Sharing passwords is a common violation of Part 11 requirements. An FDA warning letter describes a case in which an employee's
user ID and password were publicly posted for other employees to use to access the data management system.
"During the injection another employee who did not have the established user name or password was observed obtaining access
to the Data Management system utilizing the posted user name and password. Three previous employees, who had terminated employment
in 1997 and 1998, still had access to critical and limited Data Management System functions on March 18, 1999."2
Authentication and confidentiality of passwords are void when they are shared between individuals. So, how can passwords be
kept secure? In sections 11.200 (Identification mechanisms and controls) and 11.300 (Controls for identification codes/passwords),
21 CFR Part 11 states the following requirements for identification mechanisms used for the execution of an electronic signature:
The identification mechanism shall be "used only by their genuine owners" and needs to be "administered and executed to ensure
that attempted use of an individual’s electronic signature by anyone other than its genuine owner requires collaboration of
two or more individuals."
One common problem with secure passwords is that they can be hard to remember. If they were easy to remember, they could be
guessed by another person or a password cracking program. In the early days of secure operating systems, system administrators
worked out password policies. Sometimes the policies resulted in passwords that were so secure that ordinary users had to
write them down in order to remember them. In practice, a trade-off is necessary to protect an individual's password from
external access while remaining at least minimally convenient for the user.
Modern operating systems support security and password policies. A security policy governs system behaviors such as what security
events are captured in the operating system's event log and the guidelines for locking a user account as a result of invalid
login attempts. A password policy establishes criteria for creating new passwords (see Figure 2). Managing these settings
is typically a system administration task fulfilled by corporate IT departments. Unfortunately, many applications do not leverage
the tremendously important work already done on the operating system level.
Figure 2: Password policy settings in Windows 2000. The password policy defines rules for password strength and password aging.
It is quite common for personnel to struggle to remember more than a dozen different accounts with separate logins and passwords
for the various systems they must use: operating system, email, LIMS, CDS, ERP, requirements management system, software defect
tracking database, and others. One might argue that centralizing system authentication is like putting all your eggs into
one basket: if the login and password combination is compromised, it may be compromised for all systems. This is particularly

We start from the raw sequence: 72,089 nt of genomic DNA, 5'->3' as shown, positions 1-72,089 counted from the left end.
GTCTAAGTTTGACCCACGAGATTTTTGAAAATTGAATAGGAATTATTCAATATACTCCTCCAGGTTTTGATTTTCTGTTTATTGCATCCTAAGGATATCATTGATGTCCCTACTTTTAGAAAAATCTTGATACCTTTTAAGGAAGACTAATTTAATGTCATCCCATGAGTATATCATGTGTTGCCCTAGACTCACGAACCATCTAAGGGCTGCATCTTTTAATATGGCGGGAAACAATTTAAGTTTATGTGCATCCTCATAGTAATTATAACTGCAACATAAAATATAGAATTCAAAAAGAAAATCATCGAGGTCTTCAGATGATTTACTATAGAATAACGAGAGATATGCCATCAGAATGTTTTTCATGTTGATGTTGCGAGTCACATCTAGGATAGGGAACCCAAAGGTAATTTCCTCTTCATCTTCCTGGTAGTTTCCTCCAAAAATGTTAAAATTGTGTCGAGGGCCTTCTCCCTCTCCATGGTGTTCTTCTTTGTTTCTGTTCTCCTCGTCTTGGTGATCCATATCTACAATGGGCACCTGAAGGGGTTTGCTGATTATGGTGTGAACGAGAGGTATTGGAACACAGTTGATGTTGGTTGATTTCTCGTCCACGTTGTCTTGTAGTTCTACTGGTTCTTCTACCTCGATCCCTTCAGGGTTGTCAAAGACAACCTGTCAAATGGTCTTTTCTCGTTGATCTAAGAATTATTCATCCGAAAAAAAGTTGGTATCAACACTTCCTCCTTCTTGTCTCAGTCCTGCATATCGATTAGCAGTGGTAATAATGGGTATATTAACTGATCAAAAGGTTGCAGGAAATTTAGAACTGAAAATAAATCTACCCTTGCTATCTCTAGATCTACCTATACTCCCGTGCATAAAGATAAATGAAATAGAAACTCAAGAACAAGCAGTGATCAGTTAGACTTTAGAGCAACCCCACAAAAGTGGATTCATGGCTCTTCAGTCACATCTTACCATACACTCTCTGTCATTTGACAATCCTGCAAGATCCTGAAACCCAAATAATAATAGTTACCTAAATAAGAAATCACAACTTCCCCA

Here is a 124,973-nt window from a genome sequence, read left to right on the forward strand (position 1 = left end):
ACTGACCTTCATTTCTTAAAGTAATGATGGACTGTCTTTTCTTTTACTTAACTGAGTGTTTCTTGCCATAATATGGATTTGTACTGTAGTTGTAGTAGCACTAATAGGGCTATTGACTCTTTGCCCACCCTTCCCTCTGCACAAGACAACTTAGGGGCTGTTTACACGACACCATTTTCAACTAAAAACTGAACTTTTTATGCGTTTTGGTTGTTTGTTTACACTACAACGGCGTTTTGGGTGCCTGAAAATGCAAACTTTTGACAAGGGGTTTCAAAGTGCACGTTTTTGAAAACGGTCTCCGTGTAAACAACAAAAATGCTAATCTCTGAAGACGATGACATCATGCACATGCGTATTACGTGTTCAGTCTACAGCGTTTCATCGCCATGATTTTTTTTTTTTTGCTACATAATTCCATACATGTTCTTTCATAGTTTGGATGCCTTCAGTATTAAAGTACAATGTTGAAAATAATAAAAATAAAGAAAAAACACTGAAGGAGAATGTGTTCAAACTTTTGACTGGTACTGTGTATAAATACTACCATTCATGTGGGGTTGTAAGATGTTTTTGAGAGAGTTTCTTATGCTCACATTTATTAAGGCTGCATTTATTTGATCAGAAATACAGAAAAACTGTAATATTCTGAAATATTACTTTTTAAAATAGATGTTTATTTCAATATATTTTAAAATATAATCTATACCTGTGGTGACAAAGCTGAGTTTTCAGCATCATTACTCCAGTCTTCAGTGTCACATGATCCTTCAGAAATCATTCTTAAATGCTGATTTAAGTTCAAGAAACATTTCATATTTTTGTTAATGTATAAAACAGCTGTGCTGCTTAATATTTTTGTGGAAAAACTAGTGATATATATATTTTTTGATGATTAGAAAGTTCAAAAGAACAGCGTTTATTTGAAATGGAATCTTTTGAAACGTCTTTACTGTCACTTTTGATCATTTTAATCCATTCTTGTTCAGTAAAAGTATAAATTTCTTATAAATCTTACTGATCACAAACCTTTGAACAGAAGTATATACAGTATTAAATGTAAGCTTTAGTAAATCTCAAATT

true if the same login and password combination is used to access websites and web-based applications and if credentials are
passed through a non-secure connection. However, many users will attempt to use the same login name and possibly the same
(or similar) passwords on all their systems anyway. Few individuals will invent their own algorithms to generate unique passwords
for every application and website they use.
Managing separate user accounts and passwords — one for the operating system and one for the data system — can make the maintenance
of Part 11-compliant systems even more difficult. Solutions that directly tie into the operating system security scheme appear
to be the most pragmatic.
In order to comply with section 11.10, it is necessary to implement access restrictions. Apparently, it is not sufficient
to merely restrict system access to a group of individuals without differentiating their responsibilities or knowledge. Users
could inadvertently modify system settings in a way that affects the integrity or security of the records. This is particularly
true for system administration settings. It is clear that system administration functions should be subject to written policies
or other behavioral controls and should only be assigned to a limited number of users. In comment 83 of the rule, FDA explains:
"System access control is a basic security function because system integrity may be impeached even if the electronic records
themselves are not directly accessed. For example, someone could access a system and change password requirements or otherwise
override important security measures, enabling individuals to alter electronic records or read information that they were
not authorized to see."
Part 11 uses the term "authority check." This does not mean that a system administrator must assign the access rights individually
to each user.
Organizations do not have to embed a list of authorized signers in every record to perform authority checks. For example,
a record may be linked to an authority code that identifies the title or organizational unit of people who may sign the record.
Thus, employees who have that corresponding code, or belong to that unit, would be able to sign the record.3